Hello, world. I’m MacDara Conroy, and this is my blog.


Tag: reviews

Film review — What We Do Is Secret

Written and shot like a TV movie-of-the-week, What We Do Is Secret renders the chaotic story of LA hardcore band the Germs largely limp and lifeless. Indeed, its most remarkable feature, and an ironic one given the laissez-faire attention to detail throughout (like the burly Bronx standing in for the actually quite wiry and frenetic Black Flag pre-Rollins), is its uncomfortable relish in depicting the venomous homophobia amid the scene at the time. More…


Film review — The Hunt

Satire really only works with a defined target. The Hunt’s satire, unfortunately, is about as scattershot as an AR-15, while at times it approaches a level of smugness only rivalled by the worst of South Park. It’s better just to ignore all that and home in on Betty Gilpin’s badass lead, as she Rambos her way through this latest twist on The Most Dangerous Game. More…


Film review — DeepStar Six

Get this, kids: it’s well over an hour before this film gives us our first glimpse of its big scary monster. And it’s a decent creature, actually, even if they minimised its screen time to hide rough edges. The bigger issue is that DeepStar Six spends an uncomfortable amount of time in the preceding 67 minutes letching after Nia Peeples, who seems like she’s being set up as the Ripley of the piece (this being Sean Cunningham’s ‘Alien Under Water’, more or less) before she all but disappears from the plot. And then gets eaten. Spoiler alert? More…


Film review — Chuck

I have nowt to say about this movie, except two things: one, I’d forgotten Chuck Wepner had a boxer-versus-wrestler match with Andre the Giant; and two, you’re telling me the casting director couldn’t find anyone who looked even a little bit like Muhammad Ali? More…


Film review — First Love

There’s a sweet romance at the core of this genre-mashup Yakuza flick, but Takashi Miike’s First Love is really all about the comedy of errors as its rogue’s gallery of characters — bent cops, inept gangsters and even bungling brain doctors — flail around Tokyo after hours. More…


Film review — Space Truckers

This was made at Ardmore in Wicklow (with a scattering of other locations: I spotted the Civic Offices, and maybe Dollymount Strand?) and I remember the buzz as if we’d scored some big Hollywood production (Dennis Hopper! Stephen Dorff! Names we’ve heard of!) when in reality it was a cheap and cheerful slice of post-Charles Band space-ploitation. Critics absolutely piled on it at the time, but there’s really a lot to love. More…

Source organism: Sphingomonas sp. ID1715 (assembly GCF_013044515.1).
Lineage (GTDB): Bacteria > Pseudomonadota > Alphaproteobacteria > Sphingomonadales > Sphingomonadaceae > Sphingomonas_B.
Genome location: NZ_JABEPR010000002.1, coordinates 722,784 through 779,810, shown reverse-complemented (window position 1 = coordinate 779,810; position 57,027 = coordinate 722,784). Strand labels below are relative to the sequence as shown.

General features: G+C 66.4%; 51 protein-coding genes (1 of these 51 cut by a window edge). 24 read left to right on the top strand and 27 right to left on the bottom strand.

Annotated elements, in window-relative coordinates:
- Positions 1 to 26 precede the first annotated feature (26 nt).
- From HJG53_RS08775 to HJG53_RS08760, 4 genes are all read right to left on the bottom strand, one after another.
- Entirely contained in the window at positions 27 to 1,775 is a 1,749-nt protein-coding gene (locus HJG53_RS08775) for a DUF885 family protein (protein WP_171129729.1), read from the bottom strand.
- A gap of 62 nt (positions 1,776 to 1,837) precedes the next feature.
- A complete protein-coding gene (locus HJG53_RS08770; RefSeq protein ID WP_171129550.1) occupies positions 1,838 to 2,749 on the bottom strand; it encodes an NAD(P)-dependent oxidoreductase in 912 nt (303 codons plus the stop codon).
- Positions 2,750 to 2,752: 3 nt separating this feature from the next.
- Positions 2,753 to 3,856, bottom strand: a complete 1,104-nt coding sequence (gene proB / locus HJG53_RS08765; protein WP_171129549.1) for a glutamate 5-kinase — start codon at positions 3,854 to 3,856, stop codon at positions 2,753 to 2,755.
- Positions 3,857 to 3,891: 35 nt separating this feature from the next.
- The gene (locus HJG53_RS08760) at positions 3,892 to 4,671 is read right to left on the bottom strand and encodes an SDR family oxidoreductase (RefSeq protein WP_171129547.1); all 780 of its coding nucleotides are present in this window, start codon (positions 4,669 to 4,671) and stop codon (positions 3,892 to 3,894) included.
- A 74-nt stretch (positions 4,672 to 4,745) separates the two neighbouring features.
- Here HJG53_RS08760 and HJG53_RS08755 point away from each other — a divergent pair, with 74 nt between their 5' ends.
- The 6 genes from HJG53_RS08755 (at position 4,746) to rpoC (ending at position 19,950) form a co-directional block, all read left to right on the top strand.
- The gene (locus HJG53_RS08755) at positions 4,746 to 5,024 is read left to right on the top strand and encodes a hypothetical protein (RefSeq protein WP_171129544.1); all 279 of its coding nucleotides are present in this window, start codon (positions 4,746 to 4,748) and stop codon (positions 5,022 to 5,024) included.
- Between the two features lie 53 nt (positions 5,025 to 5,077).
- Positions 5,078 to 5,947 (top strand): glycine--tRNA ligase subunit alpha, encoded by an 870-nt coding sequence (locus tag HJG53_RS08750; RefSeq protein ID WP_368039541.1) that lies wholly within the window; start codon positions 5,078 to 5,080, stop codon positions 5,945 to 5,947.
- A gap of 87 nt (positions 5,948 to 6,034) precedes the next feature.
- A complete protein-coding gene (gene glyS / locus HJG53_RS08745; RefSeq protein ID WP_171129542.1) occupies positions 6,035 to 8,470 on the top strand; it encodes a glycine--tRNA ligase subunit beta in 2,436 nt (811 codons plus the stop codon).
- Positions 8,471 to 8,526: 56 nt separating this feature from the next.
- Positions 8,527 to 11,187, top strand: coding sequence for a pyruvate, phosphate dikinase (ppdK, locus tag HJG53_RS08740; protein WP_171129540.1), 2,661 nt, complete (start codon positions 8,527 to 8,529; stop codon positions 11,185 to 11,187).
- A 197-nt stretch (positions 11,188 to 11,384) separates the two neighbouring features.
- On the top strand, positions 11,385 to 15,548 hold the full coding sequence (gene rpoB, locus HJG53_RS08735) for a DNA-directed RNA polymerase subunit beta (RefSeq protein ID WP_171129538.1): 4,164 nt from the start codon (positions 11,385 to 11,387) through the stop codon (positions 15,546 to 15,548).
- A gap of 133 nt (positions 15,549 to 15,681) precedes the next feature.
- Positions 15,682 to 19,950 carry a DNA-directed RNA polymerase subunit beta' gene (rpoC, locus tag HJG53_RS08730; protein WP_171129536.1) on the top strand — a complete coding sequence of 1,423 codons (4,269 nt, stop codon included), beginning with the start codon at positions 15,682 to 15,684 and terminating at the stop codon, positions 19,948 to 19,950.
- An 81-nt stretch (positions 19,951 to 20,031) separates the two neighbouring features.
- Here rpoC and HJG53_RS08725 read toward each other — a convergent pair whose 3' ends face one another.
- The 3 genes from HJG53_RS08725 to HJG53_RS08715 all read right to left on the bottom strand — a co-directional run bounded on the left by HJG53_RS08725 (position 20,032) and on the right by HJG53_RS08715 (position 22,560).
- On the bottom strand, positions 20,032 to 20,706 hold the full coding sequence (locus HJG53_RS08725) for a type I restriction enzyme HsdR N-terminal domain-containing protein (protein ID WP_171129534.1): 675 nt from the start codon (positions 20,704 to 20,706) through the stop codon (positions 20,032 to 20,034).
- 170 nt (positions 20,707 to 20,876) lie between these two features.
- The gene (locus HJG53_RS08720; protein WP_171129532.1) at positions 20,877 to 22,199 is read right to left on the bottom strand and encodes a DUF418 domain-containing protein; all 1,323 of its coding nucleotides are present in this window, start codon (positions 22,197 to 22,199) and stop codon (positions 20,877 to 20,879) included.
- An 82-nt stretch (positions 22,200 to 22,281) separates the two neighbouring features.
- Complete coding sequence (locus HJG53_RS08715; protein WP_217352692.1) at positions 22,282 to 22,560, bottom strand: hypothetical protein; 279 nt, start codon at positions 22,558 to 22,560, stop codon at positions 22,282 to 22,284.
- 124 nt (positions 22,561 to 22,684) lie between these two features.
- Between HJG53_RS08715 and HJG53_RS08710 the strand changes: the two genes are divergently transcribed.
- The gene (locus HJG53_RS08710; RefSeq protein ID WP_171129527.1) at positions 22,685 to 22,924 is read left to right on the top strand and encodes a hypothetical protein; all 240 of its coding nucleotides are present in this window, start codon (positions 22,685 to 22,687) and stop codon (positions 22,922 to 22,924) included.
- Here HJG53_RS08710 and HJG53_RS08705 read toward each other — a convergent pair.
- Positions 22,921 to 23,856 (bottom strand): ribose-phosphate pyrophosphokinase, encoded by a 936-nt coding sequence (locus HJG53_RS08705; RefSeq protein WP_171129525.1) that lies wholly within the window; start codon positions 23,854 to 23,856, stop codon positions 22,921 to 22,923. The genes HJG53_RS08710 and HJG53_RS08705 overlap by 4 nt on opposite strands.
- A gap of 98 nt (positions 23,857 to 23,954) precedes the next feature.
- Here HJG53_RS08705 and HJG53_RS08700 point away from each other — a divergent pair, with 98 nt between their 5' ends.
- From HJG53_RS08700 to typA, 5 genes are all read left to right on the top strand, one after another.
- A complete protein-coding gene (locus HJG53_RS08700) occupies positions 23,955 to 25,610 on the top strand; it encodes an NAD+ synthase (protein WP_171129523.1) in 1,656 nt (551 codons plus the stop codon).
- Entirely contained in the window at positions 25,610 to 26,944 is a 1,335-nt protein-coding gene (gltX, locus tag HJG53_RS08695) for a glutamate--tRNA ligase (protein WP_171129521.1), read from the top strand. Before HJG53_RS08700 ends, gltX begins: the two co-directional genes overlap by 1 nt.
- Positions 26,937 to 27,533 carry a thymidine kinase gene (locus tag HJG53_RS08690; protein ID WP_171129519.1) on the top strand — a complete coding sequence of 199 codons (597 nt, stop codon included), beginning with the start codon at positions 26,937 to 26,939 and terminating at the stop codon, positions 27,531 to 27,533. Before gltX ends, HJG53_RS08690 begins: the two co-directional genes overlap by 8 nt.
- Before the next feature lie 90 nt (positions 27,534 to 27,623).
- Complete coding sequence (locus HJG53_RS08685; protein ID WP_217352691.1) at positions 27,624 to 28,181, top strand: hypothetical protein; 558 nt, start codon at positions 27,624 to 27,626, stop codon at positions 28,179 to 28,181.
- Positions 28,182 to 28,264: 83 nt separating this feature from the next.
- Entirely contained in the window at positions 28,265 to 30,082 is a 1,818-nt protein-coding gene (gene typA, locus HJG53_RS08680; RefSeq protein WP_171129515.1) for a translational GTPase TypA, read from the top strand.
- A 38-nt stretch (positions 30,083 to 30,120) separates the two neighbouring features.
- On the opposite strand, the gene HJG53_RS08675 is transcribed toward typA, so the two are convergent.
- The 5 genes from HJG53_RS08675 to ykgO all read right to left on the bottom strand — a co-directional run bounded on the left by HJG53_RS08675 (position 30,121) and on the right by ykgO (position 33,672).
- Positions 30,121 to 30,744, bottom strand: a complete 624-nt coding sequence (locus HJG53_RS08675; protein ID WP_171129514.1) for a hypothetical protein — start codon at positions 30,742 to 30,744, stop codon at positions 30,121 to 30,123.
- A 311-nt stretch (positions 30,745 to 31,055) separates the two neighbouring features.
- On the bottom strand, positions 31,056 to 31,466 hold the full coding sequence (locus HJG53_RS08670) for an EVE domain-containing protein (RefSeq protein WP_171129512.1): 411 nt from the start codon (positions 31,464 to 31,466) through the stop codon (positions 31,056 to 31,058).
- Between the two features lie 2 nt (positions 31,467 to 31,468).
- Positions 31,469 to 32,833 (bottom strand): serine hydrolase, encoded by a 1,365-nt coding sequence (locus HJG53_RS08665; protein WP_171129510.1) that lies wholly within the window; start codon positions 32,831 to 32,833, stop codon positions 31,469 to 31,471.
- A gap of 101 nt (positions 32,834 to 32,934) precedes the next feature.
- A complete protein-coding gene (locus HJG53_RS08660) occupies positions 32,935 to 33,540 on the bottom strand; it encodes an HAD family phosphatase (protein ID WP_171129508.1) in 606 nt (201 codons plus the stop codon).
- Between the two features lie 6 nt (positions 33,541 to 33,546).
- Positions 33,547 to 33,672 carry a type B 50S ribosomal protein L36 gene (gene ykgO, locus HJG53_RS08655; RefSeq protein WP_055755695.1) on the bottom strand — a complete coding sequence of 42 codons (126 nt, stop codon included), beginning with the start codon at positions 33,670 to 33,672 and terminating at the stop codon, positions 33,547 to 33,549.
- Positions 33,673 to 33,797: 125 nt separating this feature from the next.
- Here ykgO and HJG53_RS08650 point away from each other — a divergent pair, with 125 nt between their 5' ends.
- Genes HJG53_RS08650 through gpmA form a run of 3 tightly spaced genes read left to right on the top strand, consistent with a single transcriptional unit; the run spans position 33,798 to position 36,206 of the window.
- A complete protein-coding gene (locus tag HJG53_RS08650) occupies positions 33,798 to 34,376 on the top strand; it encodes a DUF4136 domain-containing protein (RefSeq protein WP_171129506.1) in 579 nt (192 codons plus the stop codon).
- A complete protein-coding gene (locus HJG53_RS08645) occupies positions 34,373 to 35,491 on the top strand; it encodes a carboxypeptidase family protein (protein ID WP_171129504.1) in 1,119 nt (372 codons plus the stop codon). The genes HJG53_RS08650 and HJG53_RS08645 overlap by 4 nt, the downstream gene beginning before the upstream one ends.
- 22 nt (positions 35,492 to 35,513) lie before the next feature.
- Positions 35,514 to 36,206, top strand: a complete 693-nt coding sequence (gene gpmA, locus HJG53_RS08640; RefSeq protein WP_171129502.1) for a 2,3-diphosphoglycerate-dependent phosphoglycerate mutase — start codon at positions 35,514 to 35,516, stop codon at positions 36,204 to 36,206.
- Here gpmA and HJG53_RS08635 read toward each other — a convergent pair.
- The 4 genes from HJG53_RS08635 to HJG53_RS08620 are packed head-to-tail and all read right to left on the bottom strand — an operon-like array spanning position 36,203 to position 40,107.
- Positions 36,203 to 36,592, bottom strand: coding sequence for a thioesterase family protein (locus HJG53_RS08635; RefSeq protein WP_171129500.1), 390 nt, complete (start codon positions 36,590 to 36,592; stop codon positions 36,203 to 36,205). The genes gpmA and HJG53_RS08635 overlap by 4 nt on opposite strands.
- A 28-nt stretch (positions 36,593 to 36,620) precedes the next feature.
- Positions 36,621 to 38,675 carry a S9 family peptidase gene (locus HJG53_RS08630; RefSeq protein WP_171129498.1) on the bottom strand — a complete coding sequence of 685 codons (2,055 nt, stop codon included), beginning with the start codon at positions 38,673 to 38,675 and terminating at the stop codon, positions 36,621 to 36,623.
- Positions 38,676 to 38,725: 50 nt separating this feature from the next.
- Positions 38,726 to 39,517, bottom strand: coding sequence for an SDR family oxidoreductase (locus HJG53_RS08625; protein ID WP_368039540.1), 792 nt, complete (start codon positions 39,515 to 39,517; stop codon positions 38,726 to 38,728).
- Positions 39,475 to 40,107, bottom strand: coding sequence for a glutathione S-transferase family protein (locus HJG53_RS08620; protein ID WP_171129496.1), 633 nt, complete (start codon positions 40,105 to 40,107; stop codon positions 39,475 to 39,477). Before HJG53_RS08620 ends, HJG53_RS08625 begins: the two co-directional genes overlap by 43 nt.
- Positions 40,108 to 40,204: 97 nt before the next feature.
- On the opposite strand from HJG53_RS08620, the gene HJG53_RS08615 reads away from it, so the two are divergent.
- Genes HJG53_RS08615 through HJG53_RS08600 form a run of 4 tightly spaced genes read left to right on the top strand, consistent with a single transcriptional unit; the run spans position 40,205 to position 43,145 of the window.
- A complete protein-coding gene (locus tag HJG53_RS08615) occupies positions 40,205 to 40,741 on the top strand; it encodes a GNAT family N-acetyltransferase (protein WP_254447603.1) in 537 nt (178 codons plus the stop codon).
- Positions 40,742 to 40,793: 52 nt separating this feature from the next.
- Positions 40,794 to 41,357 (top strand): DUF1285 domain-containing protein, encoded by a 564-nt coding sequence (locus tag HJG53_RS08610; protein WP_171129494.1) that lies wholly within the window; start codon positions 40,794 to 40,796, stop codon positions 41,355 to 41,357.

Film review — Beetlejuice

A few things to note here, having watched this for the first time in donkey’s years: there’s a set-up, but basically no real plot, it’s more an experience than a movie; it does not out-stay its welcome, all wrapped up in a neat 90 minutes; and Michael Keaton is the GOAT. More…


Film review — Come to Daddy

I was really not enjoying this — the humouring of awful people isn’t my bag, to say the least — and then comes the twist (lifted from [REDACTED], pretty much) and it becomes something genuinely fucked up. But still about the humouring of awful people. So I can’t say I liked it, but at least it was unexpected? More…


Film review — Police Academy

Why am I watching these? Am I that desperately ill this week? Anyway, the first instalment of the Police Academy franchise surprised me by a) not being as actively terrible as you might imagine or remember, and b) really going for the racial ‘humour’ to a startling degree, even if the black cast members are explicitly not the butt of the joke. More…


Film review — Girl on the Third Floor

CM Punk — excuse me, Phil Brooks — stars in this economical haunted house horror with a clear feminist message, but a less clear backstory/mythos that’s bungled in the execution. Bonus points for a brooding soundtrack courtesy of Alison Chesley (Helen Money) and Steve Albini, and a really beautifully done opening title sequence. More…


Film review — Leviathan: The Story of Hellraiser and Hellbound: Hellraiser II

There’s enough good material here for a 90-minute, maybe two-hour oral history of the making of these late 1980s horror classics. For some inexplicable reason, however, the makers of Leviathan decided they needed three-and-a-half hours, shoving in what seems like all of the material they gathered (whether it adds to the story or not, and even then it’s wanting in certain areas, like the Coil soundtrack), and topping it off with a voice-over that’s both poorly scripted and terribly recorded. Strictly amateur hour on the production front here, so, and it does the interesting anecdotes (of which there are quite a few) serious disservice. More…


Film review — Why Horror?

I wouldn’t have gone out of my way to watch this had it not been streaming on a service I just got a free month for, but it’s a fun little exploration of why horror cinema matters as a personal and cultural phenomenon. It’s breezy and light in tone, but also substance; there’s scope for someone else to pick up the baton and blow this into a series, investigating, say, whether mainstream aversion to horror as a genre is unique to the western context. Not just why horror, but how? More…


Film review — Suspiria

I’m not especially a fan of Argento’s original (stylistically it’s a winner; his giallos appeal more in substance) but this? It’s metaphor straining for meaning; hollow, pretentious. It’s a compendium of all the worst tendencies coddled by the art-housing of horror. More…


Film review — Le Mans ’66